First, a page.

Caring for Our Children (CFOC)

Chapter 7: Infectious Diseases

7.3 Respiratory Tract Infections

7.3.3 Influenza Influenza Prevention Education

The child care facility should provide refresher training for all staff and children to include emphasis on the value of influenza vaccine, respiratory hygiene, cough etiquette, and hand hygiene at the beginning of each influenza season (usually considered to be September or October with a peak in February and March). Staff and children should be encouraged to practice these behaviors. Necessary equipment and supplies (e.g., disposable tissues and hand hygiene materials) should be made available.
Although immunization is the single best way to prevent influenza, appropriate hygiene including respiratory hygiene, cough etiquette, and hand hygiene have been shown to reduce spread of respiratory tract infections.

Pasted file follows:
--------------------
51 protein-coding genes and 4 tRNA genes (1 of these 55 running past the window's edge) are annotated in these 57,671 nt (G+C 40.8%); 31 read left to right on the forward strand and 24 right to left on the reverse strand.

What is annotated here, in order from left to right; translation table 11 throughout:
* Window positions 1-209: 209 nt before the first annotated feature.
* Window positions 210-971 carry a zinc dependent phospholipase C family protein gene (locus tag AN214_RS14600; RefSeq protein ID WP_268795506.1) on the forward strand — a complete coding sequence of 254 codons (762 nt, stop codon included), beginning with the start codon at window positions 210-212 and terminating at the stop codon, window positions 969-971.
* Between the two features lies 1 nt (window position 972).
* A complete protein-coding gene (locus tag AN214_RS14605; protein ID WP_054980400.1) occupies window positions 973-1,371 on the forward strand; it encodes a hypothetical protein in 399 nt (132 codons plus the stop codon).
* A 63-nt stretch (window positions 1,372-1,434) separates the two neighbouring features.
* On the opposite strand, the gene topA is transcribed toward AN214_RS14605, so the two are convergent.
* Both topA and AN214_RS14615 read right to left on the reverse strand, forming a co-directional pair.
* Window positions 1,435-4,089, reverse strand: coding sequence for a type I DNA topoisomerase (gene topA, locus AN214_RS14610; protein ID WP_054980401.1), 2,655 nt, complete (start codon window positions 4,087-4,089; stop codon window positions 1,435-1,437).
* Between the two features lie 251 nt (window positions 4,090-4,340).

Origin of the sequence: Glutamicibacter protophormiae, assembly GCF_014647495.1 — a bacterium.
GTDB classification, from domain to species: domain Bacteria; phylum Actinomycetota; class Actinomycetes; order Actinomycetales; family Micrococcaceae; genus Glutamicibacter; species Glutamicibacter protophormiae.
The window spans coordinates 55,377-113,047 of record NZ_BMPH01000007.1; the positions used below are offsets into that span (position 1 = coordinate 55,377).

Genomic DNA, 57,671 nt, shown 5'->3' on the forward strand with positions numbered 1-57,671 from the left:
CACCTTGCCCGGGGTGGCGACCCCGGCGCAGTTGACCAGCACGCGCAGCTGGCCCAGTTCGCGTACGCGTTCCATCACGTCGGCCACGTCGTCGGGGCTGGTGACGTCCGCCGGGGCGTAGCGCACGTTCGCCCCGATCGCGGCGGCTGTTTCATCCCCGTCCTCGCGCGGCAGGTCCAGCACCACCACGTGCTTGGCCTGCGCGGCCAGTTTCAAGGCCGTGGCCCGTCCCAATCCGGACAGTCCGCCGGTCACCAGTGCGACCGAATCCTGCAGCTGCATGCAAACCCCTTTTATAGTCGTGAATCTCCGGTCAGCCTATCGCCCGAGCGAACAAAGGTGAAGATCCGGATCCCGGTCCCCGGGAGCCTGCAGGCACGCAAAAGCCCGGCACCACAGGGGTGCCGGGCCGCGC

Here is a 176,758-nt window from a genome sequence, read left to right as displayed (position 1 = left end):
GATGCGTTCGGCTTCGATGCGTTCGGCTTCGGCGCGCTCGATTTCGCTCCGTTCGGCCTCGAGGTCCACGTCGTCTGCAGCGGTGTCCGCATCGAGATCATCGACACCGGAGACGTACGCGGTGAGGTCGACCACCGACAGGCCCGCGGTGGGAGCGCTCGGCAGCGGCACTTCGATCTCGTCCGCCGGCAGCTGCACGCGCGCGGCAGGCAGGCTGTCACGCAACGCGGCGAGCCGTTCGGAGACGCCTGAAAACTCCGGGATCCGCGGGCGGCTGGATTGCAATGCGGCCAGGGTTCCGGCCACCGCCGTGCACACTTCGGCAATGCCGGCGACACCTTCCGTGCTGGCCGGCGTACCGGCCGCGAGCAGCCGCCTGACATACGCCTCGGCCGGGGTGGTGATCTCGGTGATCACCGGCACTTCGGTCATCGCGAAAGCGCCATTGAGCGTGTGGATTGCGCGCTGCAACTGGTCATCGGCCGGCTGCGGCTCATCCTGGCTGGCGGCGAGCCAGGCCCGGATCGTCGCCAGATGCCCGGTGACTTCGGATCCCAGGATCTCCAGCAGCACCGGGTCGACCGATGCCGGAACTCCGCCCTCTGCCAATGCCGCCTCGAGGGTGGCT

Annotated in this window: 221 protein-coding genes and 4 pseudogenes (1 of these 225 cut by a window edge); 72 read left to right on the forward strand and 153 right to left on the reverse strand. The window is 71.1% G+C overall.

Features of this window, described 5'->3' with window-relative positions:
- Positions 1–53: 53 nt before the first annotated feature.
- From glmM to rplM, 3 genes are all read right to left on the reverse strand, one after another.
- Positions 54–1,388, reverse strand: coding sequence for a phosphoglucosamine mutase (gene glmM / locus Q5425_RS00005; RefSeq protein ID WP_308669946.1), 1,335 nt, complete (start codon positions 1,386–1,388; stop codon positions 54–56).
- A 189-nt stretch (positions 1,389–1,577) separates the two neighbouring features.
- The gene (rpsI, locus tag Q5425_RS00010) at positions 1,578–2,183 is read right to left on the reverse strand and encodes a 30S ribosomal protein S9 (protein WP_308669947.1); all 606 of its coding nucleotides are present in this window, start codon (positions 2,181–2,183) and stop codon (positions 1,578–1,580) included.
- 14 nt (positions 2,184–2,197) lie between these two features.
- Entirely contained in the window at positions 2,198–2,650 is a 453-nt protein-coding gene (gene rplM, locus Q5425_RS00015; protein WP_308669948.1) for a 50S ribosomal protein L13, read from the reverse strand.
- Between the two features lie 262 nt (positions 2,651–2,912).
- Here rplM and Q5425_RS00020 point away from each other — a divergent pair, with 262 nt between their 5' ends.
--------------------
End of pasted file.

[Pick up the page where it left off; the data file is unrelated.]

In order to be effective, hygiene-based interventions need to be periodically reinforced. Influenza immunizations are recommended for healthy children and adolescents six months through eighteen years of age, for all adults including household contacts and caregivers/teachers of all children younger than five years and health care professionals (1).

For more information, see the Centers for Disease Control and Prevention’s (CDC) “Preventing the Spread of Influenza (the Flu) in Child Care Settings: Guidance for Administrators, Care Providers, and Other Staff” at
Center, Early Head Start, Head Start, Large Family Child Care Home, Small Family Child Care Home
  1. Centers for Disease Control and Prevention. 2010. Update: Recommendations of the ACIP regarding use of CSL seasonal influenza vaccine (Afluria) in the United States during 2010-2011. MMWR 59 (31): 989-92.